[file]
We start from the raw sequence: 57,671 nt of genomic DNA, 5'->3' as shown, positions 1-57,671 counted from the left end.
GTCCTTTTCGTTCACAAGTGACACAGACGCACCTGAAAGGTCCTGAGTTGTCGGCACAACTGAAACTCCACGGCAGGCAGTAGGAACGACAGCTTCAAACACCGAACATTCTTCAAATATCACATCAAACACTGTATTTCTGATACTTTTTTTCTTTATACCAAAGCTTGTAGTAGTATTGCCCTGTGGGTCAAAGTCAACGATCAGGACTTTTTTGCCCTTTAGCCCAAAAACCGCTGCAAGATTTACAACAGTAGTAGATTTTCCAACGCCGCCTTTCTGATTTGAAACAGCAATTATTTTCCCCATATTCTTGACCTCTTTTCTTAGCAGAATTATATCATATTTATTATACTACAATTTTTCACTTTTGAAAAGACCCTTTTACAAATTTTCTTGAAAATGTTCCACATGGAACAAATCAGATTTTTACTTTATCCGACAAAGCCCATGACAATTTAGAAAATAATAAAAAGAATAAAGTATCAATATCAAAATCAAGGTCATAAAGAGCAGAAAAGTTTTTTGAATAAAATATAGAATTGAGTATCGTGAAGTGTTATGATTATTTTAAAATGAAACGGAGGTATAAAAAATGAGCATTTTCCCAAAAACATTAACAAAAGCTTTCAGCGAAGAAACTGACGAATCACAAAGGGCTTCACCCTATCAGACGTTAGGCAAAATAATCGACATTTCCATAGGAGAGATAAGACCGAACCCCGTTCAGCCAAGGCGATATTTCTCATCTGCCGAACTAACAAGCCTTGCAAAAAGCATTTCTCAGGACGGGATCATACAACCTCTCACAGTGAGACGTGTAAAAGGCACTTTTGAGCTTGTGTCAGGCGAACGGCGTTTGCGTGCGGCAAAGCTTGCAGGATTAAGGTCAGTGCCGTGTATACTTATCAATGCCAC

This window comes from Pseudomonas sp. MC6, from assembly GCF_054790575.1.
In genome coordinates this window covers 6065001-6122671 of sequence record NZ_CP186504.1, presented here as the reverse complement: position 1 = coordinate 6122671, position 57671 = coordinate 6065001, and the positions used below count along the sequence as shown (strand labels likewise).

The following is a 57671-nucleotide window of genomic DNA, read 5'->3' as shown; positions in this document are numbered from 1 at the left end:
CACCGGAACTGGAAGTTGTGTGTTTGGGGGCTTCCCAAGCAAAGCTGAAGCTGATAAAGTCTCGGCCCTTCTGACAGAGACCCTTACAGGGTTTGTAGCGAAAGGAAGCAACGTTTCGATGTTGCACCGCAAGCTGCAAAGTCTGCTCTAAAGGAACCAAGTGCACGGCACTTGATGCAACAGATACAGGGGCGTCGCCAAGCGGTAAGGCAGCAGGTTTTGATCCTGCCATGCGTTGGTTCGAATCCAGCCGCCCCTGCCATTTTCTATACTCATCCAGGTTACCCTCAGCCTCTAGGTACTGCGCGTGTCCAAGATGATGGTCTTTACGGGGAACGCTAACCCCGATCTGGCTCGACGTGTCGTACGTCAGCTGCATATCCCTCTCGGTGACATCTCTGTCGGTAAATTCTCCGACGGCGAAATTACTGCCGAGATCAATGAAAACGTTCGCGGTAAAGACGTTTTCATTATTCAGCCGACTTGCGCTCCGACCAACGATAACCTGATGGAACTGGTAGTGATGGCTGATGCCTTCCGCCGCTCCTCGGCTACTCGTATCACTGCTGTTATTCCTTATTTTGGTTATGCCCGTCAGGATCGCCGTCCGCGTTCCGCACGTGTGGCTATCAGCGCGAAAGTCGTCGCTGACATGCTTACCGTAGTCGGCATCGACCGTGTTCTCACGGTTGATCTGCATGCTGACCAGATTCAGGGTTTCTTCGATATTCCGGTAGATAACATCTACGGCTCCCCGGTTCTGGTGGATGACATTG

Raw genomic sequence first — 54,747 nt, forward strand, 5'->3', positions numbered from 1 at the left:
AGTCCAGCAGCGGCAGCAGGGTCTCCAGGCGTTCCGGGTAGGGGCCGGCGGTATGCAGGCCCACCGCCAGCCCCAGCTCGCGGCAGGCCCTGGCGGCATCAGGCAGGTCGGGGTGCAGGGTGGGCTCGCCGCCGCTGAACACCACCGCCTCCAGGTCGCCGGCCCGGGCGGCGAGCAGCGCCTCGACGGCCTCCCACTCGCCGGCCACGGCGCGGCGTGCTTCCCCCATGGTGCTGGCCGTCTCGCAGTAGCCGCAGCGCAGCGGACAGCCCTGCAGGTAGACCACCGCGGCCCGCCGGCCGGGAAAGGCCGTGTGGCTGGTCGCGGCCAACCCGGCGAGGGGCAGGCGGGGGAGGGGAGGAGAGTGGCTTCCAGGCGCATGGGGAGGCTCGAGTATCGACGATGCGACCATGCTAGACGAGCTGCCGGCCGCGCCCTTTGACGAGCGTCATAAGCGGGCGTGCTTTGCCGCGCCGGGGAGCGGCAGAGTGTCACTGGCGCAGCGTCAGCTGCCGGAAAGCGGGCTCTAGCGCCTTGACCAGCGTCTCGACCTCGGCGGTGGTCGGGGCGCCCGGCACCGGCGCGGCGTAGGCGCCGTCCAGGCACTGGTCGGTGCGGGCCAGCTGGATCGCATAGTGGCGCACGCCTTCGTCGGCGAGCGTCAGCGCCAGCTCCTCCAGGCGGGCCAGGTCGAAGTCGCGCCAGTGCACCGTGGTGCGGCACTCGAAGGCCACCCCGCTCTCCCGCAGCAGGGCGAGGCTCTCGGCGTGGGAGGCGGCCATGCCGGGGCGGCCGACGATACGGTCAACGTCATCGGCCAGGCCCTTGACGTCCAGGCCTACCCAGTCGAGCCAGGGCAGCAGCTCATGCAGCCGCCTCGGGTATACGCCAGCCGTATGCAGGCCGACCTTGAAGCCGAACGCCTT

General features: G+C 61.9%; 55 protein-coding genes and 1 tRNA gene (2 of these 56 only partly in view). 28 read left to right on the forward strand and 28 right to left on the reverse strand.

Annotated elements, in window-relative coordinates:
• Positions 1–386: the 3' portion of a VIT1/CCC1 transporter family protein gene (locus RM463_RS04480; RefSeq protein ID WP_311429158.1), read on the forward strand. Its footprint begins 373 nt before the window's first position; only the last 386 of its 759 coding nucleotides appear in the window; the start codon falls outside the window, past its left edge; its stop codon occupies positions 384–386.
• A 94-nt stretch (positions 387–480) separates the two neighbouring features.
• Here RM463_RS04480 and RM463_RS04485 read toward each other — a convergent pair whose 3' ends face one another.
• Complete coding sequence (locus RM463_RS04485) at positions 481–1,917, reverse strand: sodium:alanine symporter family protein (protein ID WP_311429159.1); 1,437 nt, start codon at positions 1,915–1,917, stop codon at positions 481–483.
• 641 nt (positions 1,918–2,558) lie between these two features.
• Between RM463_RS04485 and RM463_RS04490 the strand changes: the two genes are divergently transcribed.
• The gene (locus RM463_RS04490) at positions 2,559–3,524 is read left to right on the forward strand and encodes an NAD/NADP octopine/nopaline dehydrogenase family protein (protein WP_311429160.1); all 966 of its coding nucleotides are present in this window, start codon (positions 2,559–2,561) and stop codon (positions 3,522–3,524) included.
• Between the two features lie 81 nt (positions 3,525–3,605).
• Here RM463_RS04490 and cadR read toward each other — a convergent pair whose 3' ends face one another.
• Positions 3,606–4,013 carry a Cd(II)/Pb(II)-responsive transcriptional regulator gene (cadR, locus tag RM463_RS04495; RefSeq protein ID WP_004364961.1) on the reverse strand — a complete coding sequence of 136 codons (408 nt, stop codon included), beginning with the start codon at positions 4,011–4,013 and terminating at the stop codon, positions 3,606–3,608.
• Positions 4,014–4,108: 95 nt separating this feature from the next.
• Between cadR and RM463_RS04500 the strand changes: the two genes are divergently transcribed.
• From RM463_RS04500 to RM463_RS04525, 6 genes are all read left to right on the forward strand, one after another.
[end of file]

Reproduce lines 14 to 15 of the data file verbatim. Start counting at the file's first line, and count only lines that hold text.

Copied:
• Complete coding sequence (locus RM463_RS04485) at positions 481–1,917, reverse strand: sodium:alanine symporter family protein (protein ID WP_311429159.1); 1,437 nt, start codon at positions 1,915–1,917, stop codon at positions 481–483.
• 641 nt (positions 1,918–2,558) lie between these two features.